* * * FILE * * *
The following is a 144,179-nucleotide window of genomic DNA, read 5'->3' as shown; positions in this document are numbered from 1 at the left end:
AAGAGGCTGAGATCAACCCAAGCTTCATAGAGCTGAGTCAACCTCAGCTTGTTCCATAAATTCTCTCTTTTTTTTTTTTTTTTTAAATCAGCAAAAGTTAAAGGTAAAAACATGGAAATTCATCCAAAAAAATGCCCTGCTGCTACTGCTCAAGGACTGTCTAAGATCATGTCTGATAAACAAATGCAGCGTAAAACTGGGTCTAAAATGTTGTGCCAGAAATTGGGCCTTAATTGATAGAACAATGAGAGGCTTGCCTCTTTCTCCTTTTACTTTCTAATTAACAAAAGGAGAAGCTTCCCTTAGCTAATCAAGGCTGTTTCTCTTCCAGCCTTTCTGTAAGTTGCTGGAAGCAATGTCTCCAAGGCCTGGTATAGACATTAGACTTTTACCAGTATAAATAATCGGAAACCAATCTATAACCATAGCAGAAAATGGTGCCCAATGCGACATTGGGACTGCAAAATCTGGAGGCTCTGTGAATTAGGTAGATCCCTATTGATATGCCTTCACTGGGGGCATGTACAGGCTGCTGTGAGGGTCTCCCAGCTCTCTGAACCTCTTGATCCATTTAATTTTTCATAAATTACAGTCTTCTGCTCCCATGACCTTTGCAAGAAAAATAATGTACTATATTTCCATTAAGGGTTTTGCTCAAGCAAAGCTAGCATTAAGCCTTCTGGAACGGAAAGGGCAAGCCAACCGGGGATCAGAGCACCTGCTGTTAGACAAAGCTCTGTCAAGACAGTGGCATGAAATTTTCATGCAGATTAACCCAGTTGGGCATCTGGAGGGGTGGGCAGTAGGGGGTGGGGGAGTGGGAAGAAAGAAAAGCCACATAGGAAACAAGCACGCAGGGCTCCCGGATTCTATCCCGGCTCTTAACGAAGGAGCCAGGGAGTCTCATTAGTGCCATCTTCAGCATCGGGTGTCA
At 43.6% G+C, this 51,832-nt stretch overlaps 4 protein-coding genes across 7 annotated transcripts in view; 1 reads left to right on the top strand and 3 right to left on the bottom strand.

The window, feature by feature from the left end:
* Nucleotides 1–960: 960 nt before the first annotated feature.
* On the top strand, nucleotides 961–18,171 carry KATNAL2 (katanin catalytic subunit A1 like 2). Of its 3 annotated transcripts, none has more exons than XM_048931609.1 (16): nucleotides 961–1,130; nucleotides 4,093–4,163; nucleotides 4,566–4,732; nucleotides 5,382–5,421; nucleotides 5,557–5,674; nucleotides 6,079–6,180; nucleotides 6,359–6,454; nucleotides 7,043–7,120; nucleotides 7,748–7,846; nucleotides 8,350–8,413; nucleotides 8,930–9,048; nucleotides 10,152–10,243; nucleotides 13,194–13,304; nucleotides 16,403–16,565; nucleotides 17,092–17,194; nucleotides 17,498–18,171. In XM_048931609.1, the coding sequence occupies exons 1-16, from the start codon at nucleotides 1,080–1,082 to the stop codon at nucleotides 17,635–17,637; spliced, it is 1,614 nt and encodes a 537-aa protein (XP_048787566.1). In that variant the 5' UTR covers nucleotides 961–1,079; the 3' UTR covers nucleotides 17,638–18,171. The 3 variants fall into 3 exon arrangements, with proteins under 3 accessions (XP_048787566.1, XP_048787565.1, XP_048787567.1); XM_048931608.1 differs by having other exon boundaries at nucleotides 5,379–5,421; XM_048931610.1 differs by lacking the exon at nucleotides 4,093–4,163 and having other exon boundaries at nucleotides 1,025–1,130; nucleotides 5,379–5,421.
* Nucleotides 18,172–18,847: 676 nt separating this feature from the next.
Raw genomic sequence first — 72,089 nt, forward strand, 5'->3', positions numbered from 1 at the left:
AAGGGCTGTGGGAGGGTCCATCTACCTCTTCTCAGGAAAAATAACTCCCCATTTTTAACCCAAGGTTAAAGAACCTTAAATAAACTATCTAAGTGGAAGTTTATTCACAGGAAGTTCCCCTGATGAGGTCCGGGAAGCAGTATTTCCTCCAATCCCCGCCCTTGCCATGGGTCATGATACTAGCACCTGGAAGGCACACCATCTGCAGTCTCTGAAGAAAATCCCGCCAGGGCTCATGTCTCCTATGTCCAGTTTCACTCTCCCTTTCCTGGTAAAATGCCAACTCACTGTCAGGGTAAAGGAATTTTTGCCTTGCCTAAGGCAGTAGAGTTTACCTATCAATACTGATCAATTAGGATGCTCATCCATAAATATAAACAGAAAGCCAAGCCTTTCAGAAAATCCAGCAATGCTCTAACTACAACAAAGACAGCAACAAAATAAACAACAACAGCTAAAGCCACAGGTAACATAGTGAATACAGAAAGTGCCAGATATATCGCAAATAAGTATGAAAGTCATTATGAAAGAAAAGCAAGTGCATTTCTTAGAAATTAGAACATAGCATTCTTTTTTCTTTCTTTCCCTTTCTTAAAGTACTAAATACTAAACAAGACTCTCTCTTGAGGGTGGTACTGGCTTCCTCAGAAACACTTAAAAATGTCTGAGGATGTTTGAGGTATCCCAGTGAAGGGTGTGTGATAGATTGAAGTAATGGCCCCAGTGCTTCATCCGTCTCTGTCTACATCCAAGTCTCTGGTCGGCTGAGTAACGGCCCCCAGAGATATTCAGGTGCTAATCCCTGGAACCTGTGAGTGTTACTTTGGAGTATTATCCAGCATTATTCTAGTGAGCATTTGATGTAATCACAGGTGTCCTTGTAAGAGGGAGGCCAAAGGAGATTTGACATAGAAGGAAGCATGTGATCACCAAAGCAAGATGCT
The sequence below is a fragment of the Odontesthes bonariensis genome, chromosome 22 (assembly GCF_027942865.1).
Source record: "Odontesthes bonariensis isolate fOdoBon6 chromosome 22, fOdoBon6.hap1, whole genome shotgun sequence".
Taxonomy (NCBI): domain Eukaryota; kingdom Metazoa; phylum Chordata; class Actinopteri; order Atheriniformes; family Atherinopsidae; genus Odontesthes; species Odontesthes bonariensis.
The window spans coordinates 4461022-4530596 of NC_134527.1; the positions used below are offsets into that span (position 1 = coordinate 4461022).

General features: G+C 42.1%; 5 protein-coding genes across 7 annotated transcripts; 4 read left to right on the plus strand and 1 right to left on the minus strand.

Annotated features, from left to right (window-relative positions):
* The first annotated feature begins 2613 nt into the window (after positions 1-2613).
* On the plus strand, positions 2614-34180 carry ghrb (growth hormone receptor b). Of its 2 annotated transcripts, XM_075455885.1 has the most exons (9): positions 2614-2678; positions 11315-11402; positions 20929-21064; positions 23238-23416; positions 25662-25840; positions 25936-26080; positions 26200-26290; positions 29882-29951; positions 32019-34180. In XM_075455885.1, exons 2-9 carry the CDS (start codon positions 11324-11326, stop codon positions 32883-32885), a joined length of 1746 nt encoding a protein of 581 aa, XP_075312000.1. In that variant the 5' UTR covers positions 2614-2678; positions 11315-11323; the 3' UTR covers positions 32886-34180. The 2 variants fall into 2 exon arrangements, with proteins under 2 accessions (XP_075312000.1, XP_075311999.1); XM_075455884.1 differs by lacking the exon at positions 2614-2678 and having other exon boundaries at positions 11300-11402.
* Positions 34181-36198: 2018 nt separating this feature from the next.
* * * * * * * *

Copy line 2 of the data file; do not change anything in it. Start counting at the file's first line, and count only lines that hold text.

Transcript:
AAGAGGCTGAGATCAACCCAAGCTTCATAGAGCTGAGTCAACCTCAGCTTGTTCCATAAATTCTCTCTTTTTTTTTTTTTTTTTAAATCAGCAAAAGTTAAAGGTAAAAACATGGAAATTCATCCAAAAAAATGCCCTGCTGCTACTGCTCAAGGACTGTCTAAGATCATGTCTGATAAACAAATGCAGCGTAAAACTGGGTCTAAAATGTTGTGCCAGAAATTGGGCCTTAATTGATAGAACAATGAGAGGCTTGCCTCTTTCTCCTTTTACTTTCTAATTAACAAAAGGAGAAGCTTCCCTTAGCTAATCAAGGCTGTTTCTCTTCCAGCCTTTCTGTAAGTTGCTGGAAGCAATGTCTCCAAGGCCTGGTATAGACATTAGACTTTTACCAGTATAAATAATCGGAAACCAATCTATAACCATAGCAGAAAATGGTGCCCAATGCGACATTGGGACTGCAAAATCTGGAGGCTCTGTGAATTAGGTAGATCCCTATTGATATGCCTTCACTGGGGGCATGTACAGGCTGCTGTGAGGGTCTCCCAGCTCTCTGAACCTCTTGATCCATTTAATTTTTCATAAATTACAGTCTTCTGCTCCCATGACCTTTGCAAGAAAAATAATGTACTATATTTCCATTAAGGGTTTTGCTCAAGCAAAGCTAGCATTAAGCCTTCTGGAACGGAAAGGGCAAGCCAACCGGGGATCAGAGCACCTGCTGTTAGACAAAGCTCTGTCAAGACAGTGGCATGAAATTTTCATGCAGATTAACCCAGTTGGGCATCTGGAGGGGTGGGCAGTAGGGGGTGGGGGAGTGGGAAGAAAGAAAAGCCACATAGGAAACAAGCACGCAGGGCTCCCGGATTCTATCCCGGCTCTTAACGAAGGAGCCAGGGAGTCTCATTAGTGCCATCTTCAGCATCGGGTGTCA